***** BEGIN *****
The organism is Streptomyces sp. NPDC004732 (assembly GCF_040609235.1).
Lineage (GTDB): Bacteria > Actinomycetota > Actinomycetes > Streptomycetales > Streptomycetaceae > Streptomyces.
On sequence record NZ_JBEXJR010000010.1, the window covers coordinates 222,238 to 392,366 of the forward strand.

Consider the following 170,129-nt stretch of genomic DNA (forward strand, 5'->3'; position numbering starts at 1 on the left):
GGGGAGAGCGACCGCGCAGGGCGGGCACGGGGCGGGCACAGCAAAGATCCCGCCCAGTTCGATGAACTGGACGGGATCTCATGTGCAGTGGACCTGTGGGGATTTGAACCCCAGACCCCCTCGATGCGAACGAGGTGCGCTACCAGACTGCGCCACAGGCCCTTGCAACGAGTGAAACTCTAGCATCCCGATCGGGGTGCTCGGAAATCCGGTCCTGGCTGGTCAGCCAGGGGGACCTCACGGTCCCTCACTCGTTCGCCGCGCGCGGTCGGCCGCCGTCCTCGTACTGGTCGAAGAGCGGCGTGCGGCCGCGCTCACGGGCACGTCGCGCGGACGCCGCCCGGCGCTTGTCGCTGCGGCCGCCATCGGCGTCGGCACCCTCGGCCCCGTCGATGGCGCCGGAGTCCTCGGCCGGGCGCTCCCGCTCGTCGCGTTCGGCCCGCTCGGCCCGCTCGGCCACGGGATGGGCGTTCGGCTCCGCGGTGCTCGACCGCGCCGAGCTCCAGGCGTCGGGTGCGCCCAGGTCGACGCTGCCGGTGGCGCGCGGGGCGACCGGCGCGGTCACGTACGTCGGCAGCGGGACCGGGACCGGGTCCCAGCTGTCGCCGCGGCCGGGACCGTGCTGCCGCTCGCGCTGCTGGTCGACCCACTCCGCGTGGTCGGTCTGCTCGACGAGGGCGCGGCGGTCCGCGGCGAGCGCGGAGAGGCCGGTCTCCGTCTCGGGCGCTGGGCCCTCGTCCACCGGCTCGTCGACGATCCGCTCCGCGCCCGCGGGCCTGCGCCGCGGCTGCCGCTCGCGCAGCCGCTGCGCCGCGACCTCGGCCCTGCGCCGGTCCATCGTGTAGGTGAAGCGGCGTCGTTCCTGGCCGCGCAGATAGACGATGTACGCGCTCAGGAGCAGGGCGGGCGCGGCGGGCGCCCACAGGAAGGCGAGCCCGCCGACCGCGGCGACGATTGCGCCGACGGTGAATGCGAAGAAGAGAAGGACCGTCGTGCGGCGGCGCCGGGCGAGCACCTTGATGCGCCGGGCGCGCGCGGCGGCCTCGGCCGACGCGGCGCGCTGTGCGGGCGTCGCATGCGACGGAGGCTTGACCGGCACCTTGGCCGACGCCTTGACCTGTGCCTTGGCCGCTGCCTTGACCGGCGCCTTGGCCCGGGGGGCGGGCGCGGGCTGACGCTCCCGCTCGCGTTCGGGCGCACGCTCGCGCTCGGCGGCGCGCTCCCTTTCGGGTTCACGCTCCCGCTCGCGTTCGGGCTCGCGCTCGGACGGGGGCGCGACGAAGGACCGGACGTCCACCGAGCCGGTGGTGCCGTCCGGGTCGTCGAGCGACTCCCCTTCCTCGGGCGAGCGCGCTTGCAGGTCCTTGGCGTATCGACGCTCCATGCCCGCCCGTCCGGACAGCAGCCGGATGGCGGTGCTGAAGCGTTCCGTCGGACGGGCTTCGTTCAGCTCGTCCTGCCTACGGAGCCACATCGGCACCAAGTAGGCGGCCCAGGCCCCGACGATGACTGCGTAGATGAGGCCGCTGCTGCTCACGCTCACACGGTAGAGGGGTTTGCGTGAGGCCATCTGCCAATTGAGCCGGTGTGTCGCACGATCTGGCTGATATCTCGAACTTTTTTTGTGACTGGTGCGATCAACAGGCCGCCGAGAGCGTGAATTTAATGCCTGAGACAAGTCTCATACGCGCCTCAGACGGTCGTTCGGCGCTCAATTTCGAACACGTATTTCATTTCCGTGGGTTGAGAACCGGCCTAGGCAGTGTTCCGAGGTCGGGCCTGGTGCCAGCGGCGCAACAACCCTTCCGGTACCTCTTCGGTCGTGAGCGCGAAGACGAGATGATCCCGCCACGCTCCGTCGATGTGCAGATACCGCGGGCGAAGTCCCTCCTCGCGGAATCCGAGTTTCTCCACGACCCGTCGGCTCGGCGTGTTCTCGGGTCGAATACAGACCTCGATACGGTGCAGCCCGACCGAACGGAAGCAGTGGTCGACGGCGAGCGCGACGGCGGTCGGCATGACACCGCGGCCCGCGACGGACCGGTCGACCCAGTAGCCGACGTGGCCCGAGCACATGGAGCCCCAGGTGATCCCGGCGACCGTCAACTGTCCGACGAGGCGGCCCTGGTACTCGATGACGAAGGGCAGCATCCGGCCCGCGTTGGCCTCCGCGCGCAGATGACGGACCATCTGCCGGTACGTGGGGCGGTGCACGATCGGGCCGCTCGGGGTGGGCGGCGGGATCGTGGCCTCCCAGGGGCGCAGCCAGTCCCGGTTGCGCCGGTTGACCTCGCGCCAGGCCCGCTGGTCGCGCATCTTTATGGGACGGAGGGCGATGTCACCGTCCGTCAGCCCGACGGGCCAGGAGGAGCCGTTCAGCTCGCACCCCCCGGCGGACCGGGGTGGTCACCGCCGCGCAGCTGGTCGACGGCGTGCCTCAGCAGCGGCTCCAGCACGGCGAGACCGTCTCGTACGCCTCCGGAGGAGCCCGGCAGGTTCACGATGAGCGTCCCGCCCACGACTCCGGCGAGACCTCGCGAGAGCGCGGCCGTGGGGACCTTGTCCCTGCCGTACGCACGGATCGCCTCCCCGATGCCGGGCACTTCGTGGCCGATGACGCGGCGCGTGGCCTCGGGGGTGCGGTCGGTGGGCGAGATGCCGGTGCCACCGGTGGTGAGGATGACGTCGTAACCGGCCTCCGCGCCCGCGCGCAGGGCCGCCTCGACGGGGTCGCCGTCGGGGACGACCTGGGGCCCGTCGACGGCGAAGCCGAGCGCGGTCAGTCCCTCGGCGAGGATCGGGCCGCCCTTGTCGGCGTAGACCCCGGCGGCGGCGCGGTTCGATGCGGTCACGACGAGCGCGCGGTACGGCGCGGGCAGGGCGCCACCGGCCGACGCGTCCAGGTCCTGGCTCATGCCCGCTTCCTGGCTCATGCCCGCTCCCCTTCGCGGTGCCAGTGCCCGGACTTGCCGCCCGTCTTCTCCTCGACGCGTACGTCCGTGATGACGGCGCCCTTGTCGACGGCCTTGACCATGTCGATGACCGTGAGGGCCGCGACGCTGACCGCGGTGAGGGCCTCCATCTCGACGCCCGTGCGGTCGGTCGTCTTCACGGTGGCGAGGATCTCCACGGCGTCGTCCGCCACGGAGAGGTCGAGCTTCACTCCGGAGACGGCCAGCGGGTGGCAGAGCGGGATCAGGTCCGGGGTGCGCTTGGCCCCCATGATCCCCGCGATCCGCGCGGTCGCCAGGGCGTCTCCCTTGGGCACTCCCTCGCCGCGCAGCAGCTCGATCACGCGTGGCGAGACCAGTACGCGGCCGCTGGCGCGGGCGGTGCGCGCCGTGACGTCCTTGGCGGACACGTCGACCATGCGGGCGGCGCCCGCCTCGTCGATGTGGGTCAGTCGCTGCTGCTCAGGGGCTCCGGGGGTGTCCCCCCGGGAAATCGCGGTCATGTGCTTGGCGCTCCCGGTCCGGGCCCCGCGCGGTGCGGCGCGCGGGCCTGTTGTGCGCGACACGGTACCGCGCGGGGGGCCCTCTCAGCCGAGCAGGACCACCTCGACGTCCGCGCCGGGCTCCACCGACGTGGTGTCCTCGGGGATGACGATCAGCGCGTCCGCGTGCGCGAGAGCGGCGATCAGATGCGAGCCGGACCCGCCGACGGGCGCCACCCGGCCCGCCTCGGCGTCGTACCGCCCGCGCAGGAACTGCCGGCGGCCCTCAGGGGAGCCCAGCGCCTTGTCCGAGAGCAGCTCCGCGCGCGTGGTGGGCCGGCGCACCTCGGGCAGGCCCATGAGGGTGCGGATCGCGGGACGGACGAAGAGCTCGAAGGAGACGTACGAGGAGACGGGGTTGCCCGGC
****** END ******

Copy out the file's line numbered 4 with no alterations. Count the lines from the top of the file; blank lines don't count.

Consider the following 170,129-nt stretch of genomic DNA (forward strand, 5'->3'; position numbering starts at 1 on the left):